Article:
Trucker fatigue is a serious issue in Alabama and elsewhere around the U.S. In a rush to meet deadlines many truckers push themselves to the limit, despite rules and regulations mandating breaks and rest periods for working truckers. In this case, the Federal Motor Carrier Safety Administration urges truckers to utilize the following advice to preserve their safety as well as those they share the road with.
Recognize the signs of fatigue
Fortunately, it’s possible to recognize fatigue before a serious crash occurs. Unfortunately, many truckers overlook the common signs and push themselves in order to make their deadlines for deliveries. Common signs of excessive tiredness include blurring vision, frequent yawning, and a heavy feeling within the eyelids. When experiencing these symptoms, truckers should stop to take a nap, which is most effective when they range from 10 to 45 minutes. After a nap, a truck driver should allow at least 15 minutes before getting back on the road.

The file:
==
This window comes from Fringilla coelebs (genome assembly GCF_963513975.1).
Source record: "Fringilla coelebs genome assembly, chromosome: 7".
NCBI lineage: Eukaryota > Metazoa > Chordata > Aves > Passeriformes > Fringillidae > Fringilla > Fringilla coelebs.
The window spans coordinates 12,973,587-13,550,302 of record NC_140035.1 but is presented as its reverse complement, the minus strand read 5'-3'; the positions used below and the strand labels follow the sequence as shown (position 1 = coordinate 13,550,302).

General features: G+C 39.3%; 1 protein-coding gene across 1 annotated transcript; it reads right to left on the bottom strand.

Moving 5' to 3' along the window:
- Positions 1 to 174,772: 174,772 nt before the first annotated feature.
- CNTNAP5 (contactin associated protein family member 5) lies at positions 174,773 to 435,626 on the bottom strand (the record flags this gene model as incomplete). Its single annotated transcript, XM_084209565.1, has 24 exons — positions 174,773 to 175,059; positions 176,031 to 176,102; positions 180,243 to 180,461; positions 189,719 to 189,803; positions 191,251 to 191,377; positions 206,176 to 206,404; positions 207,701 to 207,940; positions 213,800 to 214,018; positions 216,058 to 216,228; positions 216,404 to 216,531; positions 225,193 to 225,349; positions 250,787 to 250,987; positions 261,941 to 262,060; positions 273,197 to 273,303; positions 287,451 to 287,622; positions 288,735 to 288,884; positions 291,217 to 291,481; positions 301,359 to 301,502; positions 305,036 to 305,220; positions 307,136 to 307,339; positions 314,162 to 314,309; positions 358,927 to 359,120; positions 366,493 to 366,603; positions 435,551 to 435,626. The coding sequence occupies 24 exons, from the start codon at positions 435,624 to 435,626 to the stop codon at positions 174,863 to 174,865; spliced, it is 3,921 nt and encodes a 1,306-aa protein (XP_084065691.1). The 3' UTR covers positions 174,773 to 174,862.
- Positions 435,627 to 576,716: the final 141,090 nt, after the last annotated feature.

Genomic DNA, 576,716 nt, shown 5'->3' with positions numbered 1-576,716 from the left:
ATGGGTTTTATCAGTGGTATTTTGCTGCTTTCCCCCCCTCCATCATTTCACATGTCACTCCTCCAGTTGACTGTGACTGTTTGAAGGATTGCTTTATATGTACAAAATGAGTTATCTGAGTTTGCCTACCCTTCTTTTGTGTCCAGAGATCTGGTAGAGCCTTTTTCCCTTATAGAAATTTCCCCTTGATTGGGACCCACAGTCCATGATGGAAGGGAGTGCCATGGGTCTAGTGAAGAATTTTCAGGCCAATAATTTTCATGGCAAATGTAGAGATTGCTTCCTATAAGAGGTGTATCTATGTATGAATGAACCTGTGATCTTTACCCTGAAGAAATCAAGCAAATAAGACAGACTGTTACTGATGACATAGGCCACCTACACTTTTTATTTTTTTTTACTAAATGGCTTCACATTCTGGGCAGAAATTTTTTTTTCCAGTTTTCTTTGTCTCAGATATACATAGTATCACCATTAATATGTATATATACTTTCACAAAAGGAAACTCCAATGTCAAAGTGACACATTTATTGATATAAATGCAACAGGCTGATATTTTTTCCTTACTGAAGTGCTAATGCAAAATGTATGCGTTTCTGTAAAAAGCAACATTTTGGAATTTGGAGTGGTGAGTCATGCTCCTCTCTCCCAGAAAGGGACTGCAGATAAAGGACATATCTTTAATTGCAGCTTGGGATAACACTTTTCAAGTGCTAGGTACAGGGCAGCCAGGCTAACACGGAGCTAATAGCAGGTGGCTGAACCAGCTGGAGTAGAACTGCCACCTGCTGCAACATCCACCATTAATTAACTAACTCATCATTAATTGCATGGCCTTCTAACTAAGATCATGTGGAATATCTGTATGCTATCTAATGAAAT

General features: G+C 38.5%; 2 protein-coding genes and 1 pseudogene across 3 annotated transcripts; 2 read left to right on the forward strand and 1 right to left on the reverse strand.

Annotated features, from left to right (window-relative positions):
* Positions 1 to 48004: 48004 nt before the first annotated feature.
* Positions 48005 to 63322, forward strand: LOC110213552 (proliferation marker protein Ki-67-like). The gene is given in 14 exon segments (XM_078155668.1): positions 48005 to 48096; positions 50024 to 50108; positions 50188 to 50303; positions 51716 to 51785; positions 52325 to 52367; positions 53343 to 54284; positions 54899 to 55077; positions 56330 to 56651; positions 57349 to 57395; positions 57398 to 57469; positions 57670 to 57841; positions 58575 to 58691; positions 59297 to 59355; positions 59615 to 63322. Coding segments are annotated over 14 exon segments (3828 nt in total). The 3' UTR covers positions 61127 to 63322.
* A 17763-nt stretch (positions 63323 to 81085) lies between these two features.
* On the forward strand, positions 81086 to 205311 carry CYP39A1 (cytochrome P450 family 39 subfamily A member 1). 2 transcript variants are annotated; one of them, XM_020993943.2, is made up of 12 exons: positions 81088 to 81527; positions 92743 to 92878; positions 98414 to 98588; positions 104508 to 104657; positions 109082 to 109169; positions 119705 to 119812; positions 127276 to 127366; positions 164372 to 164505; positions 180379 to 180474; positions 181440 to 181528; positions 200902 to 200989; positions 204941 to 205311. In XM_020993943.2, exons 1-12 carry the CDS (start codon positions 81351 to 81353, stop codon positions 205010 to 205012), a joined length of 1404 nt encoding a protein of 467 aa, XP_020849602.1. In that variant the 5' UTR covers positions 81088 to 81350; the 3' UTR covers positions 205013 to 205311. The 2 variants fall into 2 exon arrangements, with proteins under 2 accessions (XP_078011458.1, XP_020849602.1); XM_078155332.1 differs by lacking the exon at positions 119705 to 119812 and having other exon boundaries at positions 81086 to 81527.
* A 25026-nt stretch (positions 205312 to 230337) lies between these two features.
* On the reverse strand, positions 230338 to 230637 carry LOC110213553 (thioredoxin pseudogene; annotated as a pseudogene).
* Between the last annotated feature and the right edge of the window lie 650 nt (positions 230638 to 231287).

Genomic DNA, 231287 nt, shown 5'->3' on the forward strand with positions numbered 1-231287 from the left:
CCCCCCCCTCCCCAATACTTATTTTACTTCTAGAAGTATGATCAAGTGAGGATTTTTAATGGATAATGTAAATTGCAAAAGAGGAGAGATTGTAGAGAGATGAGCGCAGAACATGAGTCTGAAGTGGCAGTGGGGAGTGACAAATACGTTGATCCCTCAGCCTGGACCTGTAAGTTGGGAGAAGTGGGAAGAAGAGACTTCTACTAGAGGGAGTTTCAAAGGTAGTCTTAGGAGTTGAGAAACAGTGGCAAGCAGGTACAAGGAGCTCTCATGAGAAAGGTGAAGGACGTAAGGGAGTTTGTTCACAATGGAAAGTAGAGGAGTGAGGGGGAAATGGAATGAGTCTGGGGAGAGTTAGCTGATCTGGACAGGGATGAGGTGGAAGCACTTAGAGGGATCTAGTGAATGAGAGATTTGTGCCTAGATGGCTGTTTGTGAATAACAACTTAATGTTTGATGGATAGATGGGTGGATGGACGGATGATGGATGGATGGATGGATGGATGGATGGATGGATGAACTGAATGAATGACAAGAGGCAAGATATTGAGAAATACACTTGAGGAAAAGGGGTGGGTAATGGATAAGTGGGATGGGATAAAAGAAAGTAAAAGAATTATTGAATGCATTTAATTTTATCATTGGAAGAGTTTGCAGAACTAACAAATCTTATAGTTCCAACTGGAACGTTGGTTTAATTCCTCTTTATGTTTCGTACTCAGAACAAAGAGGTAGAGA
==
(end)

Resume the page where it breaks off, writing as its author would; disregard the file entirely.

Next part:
The food you eat provides your body energy. Additionally, when and how you eat can also play a role in how energized you feel. Truckers should take meal breaks throughout the day, as opposed to skipping meals or eating one large meal late at night. Not only can this cause sluggishness while driving, it can also impact a person’s sleep schedule. When sleep is lacking, fatigue is more likely to occur.
Be wary of certain medications
Certain types of medication, such as over-the-counter medicines for colds and allergies, can cause drowsiness. It’s up to truckers to study medication labels to determine whether they will pose an issue while driving. Many medications include labels that warn against the dangers of taking it while operating machinery, which includes vehicles.